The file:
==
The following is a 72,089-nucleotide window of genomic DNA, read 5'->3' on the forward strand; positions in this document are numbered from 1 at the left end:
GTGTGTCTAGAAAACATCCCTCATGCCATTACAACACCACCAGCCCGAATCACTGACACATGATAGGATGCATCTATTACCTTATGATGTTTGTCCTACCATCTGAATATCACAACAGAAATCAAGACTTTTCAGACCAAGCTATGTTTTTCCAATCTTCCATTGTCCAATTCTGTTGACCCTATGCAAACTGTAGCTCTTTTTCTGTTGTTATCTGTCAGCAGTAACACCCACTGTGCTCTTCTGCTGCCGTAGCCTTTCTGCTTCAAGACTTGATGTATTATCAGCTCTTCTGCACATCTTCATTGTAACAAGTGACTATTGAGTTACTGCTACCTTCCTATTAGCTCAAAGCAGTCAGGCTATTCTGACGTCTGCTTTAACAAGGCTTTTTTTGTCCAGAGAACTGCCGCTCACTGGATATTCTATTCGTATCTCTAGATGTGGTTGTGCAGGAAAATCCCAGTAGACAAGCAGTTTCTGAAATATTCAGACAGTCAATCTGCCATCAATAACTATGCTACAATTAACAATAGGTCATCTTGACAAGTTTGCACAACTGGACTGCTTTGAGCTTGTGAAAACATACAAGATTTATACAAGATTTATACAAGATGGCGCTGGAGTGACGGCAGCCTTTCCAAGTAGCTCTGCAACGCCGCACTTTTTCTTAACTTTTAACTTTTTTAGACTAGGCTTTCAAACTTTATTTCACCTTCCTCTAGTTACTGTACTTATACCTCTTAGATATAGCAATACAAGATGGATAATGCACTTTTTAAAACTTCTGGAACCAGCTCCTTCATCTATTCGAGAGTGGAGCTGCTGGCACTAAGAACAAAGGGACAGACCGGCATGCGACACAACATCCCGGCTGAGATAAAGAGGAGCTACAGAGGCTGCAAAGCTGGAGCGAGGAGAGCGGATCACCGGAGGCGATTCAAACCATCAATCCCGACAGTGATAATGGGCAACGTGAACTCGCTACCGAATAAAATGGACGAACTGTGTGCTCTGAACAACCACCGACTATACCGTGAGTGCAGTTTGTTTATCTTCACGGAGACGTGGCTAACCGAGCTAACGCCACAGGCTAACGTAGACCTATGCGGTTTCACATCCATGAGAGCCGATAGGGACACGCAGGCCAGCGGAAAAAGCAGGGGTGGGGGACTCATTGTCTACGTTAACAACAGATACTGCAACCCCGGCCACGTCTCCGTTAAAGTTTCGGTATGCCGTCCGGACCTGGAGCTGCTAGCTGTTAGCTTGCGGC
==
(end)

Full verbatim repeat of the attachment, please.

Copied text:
The following is a 72,089-nucleotide window of genomic DNA, read 5'->3' on the forward strand; positions in this document are numbered from 1 at the left end:
GTGTGTCTAGAAAACATCCCTCATGCCATTACAACACCACCAGCCCGAATCACTGACACATGATAGGATGCATCTATTACCTTATGATGTTTGTCCTACCATCTGAATATCACAACAGAAATCAAGACTTTTCAGACCAAGCTATGTTTTTCCAATCTTCCATTGTCCAATTCTGTTGACCCTATGCAAACTGTAGCTCTTTTTCTGTTGTTATCTGTCAGCAGTAACACCCACTGTGCTCTTCTGCTGCCGTAGCCTTTCTGCTTCAAGACTTGATGTATTATCAGCTCTTCTGCACATCTTCATTGTAACAAGTGACTATTGAGTTACTGCTACCTTCCTATTAGCTCAAAGCAGTCAGGCTATTCTGACGTCTGCTTTAACAAGGCTTTTTTTGTCCAGAGAACTGCCGCTCACTGGATATTCTATTCGTATCTCTAGATGTGGTTGTGCAGGAAAATCCCAGTAGACAAGCAGTTTCTGAAATATTCAGACAGTCAATCTGCCATCAATAACTATGCTACAATTAACAATAGGTCATCTTGACAAGTTTGCACAACTGGACTGCTTTGAGCTTGTGAAAACATACAAGATTTATACAAGATTTATACAAGATGGCGCTGGAGTGACGGCAGCCTTTCCAAGTAGCTCTGCAACGCCGCACTTTTTCTTAACTTTTAACTTTTTTAGACTAGGCTTTCAAACTTTATTTCACCTTCCTCTAGTTACTGTACTTATACCTCTTAGATATAGCAATACAAGATGGATAATGCACTTTTTAAAACTTCTGGAACCAGCTCCTTCATCTATTCGAGAGTGGAGCTGCTGGCACTAAGAACAAAGGGACAGACCGGCATGCGACACAACATCCCGGCTGAGATAAAGAGGAGCTACAGAGGCTGCAAAGCTGGAGCGAGGAGAGCGGATCACCGGAGGCGATTCAAACCATCAATCCCGACAGTGATAATGGGCAACGTGAACTCGCTACCGAATAAAATGGACGAACTGTGTGCTCTGAACAACCACCGACTATACCGTGAGTGCAGTTTGTTTATCTTCACGGAGACGTGGCTAACCGAGCTAACGCCACAGGCTAACGTAGACCTATGCGGTTTCACATCCATGAGAGCCGATAGGGACACGCAGGCCAGCGGAAAAAGCAGGGGTGGGGGACTCATTGTCTACGTTAACAACAGATACTGCAACCCCGGCCACGTCTCCGTTAAAGTTTCGGTATGCCGTCCGGACCTGGAGCTGCTAGCTGTTAGCTTGCGGC